Letter Re: Considerations for Building and Equipping the Underground Room You Need

Mr. Rawles,
I hope most readers that are considering building underground shelters that are 16′ by 20′ with a 6″ cap or roof, hire the expertise of a registered structural engineer. The design of an underground structure that have a 6″ cap or ceiling as proposed by Jim O., with 1/2″ rebar is not to be considered heavily reinforced by any means, and would probably be not to any CRSI design standards, unless it is braced underneath with several columns. It does not really matter if a house sets on top or several feet of earth, when properly designed.

I am not an engineer but I did hired a reputable structural engineer to design my underground room which is not connected to the house, as any fire which could occur would have the possibility of evacuating any air in the structure.This potential exists even with ventilation. My room is approximately 12′ by 18′ and has an 8′ ceiling. The roof or ceiling is composed of 12″ concrete with two layers of 3/4″ rebar at 9″ on centers. Concrete is of five sack [per cubic yard] design mix. The walls are 10″ thick with 1/2″ rebar 9″ on center, the floor is 12″ with 5/8″ rebar 12″ on centers. The ceiling is freestanding without any interior support.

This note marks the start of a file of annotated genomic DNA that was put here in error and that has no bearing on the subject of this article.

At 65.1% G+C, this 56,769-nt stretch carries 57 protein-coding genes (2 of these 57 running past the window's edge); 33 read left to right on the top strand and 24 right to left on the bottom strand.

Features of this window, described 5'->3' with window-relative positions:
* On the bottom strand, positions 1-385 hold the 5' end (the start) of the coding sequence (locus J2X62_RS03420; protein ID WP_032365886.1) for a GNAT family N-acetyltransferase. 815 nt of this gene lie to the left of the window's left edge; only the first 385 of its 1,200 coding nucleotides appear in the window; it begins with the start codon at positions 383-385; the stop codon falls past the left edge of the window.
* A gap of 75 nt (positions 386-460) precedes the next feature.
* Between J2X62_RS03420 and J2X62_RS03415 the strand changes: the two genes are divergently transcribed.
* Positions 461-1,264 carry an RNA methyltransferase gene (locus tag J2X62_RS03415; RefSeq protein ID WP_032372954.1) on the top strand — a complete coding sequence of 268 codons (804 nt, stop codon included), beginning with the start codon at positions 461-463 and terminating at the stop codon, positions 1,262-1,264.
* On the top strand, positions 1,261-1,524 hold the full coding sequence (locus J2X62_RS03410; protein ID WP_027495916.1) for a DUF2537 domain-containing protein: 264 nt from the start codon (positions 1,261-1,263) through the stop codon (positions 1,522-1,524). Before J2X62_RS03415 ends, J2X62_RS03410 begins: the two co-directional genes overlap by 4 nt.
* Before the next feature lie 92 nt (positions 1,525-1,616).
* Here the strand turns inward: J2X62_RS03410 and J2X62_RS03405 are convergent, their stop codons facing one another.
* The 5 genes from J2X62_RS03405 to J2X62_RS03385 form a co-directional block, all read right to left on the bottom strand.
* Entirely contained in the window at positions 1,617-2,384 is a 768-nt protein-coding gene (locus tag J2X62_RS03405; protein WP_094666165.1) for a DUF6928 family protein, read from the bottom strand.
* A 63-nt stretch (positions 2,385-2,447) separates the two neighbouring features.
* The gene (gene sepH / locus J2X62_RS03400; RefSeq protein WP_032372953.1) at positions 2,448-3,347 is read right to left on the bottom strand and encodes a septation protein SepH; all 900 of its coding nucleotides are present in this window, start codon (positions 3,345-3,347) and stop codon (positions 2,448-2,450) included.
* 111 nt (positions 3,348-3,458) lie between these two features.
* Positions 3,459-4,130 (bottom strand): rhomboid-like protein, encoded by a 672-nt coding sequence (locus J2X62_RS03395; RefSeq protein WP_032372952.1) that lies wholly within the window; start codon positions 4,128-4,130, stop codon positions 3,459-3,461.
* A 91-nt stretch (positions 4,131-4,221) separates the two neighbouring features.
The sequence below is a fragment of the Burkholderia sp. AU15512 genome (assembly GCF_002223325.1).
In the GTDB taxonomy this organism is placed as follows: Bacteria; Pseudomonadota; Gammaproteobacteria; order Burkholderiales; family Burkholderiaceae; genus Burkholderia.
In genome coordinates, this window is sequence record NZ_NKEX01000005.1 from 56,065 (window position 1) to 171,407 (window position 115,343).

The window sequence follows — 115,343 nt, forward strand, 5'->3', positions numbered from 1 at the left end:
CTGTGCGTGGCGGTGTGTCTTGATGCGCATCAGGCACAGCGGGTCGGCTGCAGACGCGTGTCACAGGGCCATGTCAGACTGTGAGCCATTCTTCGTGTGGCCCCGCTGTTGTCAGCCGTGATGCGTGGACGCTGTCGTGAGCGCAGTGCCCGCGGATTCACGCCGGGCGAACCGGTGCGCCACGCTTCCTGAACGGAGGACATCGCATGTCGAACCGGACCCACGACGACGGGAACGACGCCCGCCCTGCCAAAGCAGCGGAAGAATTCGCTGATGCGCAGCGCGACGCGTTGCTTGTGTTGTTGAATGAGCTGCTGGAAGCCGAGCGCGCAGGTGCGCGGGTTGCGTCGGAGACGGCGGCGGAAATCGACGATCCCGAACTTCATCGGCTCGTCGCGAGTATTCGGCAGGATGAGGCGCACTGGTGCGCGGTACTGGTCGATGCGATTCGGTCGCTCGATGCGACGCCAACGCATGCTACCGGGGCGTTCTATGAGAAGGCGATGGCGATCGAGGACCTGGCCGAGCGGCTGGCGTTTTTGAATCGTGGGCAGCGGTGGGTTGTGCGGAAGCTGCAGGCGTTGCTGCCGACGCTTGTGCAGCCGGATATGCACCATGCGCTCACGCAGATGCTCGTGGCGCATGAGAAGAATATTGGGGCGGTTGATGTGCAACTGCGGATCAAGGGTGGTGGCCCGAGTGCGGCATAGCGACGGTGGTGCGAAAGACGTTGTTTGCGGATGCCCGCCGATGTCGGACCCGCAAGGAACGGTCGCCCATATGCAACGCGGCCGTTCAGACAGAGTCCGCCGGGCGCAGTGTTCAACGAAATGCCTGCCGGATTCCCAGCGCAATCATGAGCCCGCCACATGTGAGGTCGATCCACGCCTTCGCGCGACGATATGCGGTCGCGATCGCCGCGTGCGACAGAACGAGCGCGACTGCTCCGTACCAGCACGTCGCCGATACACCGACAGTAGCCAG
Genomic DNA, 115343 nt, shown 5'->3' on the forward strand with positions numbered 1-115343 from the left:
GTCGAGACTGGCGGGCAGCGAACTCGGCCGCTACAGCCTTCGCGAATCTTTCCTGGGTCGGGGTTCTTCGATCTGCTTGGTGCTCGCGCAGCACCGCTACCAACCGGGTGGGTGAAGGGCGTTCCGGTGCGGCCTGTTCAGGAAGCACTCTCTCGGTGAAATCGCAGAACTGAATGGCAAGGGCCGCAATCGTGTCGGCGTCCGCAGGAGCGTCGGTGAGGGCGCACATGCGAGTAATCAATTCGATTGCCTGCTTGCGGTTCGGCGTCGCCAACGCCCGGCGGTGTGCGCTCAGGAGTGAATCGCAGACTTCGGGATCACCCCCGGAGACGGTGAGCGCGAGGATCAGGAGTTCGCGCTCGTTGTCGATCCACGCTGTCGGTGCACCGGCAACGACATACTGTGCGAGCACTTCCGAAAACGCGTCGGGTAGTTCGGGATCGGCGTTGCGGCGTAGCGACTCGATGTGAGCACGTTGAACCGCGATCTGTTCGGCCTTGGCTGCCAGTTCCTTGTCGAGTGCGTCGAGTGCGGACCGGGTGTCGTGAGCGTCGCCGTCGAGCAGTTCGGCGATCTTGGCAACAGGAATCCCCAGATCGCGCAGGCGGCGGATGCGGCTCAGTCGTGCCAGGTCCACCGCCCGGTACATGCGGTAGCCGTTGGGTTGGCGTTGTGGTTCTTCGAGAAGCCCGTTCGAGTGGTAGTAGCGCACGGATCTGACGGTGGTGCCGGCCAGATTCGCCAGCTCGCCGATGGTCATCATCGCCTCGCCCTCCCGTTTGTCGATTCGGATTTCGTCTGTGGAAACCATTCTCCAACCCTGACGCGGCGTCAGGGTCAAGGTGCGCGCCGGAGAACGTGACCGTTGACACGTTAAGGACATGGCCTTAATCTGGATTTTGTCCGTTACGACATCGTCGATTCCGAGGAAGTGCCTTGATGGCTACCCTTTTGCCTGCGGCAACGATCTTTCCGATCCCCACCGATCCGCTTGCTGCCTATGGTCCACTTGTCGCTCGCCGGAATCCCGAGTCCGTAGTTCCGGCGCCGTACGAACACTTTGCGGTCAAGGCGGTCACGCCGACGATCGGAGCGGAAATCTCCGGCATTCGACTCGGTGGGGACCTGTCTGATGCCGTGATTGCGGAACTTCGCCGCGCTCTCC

Any design with 3/8″ steel or even 1/2″ steel for an underground shelter to support any differential movement or possibly seismic activity would in my opinion be totally insufficient in design and to proceed would be negligent without professional design. Otherwise, the result could be none other than a large concrete coffin vault.

I am a retired commercial contractor with a degree in architectural engineering. I have closed my company this year after being in business for 62 years. People please, consult with a structural engineer. I stress “Structural” as not all engineers are the same, as doctors and lawyers. All have specialties.

Otherwise, article is excellent and informative. – O.T.